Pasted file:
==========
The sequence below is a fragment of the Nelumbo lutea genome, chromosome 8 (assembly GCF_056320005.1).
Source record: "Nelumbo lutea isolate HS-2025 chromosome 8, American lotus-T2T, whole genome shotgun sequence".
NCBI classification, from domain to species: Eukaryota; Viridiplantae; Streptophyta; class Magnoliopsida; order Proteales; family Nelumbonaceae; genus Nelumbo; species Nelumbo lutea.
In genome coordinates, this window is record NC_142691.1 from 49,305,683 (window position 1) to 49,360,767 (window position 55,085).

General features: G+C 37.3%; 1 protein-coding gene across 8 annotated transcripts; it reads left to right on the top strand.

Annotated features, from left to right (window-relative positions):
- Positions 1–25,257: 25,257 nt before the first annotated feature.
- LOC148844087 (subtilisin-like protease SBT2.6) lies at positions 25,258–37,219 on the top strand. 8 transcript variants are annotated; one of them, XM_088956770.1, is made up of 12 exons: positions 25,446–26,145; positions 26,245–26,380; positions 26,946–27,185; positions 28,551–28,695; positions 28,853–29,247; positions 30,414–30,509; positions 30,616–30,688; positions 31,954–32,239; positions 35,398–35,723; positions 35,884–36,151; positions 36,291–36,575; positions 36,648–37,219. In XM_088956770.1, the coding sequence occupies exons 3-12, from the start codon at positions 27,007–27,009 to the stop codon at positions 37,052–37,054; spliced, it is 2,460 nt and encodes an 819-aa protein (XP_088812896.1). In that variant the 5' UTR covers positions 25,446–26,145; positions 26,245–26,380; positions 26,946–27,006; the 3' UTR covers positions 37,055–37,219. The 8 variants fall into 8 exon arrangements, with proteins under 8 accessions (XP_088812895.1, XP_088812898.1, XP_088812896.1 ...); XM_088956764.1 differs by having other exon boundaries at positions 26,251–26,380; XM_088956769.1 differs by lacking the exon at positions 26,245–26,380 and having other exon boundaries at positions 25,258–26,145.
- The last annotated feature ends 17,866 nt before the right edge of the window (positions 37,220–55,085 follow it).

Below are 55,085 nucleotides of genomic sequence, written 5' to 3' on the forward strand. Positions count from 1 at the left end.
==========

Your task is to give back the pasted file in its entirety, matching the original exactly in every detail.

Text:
The sequence below is a fragment of the Nelumbo lutea genome, chromosome 8 (assembly GCF_056320005.1).
Source record: "Nelumbo lutea isolate HS-2025 chromosome 8, American lotus-T2T, whole genome shotgun sequence".
NCBI classification, from domain to species: Eukaryota; Viridiplantae; Streptophyta; class Magnoliopsida; order Proteales; family Nelumbonaceae; genus Nelumbo; species Nelumbo lutea.
In genome coordinates, this window is record NC_142691.1 from 49,305,683 (window position 1) to 49,360,767 (window position 55,085).

General features: G+C 37.3%; 1 protein-coding gene across 8 annotated transcripts; it reads left to right on the top strand.

Annotated features, from left to right (window-relative positions):
- Positions 1–25,257: 25,257 nt before the first annotated feature.
- LOC148844087 (subtilisin-like protease SBT2.6) lies at positions 25,258–37,219 on the top strand. 8 transcript variants are annotated; one of them, XM_088956770.1, is made up of 12 exons: positions 25,446–26,145; positions 26,245–26,380; positions 26,946–27,185; positions 28,551–28,695; positions 28,853–29,247; positions 30,414–30,509; positions 30,616–30,688; positions 31,954–32,239; positions 35,398–35,723; positions 35,884–36,151; positions 36,291–36,575; positions 36,648–37,219. In XM_088956770.1, the coding sequence occupies exons 3-12, from the start codon at positions 27,007–27,009 to the stop codon at positions 37,052–37,054; spliced, it is 2,460 nt and encodes an 819-aa protein (XP_088812896.1). In that variant the 5' UTR covers positions 25,446–26,145; positions 26,245–26,380; positions 26,946–27,006; the 3' UTR covers positions 37,055–37,219. The 8 variants fall into 8 exon arrangements, with proteins under 8 accessions (XP_088812895.1, XP_088812898.1, XP_088812896.1 ...); XM_088956764.1 differs by having other exon boundaries at positions 26,251–26,380; XM_088956769.1 differs by lacking the exon at positions 26,245–26,380 and having other exon boundaries at positions 25,258–26,145.
- The last annotated feature ends 17,866 nt before the right edge of the window (positions 37,220–55,085 follow it).

Below are 55,085 nucleotides of genomic sequence, written 5' to 3' on the forward strand. Positions count from 1 at the left end.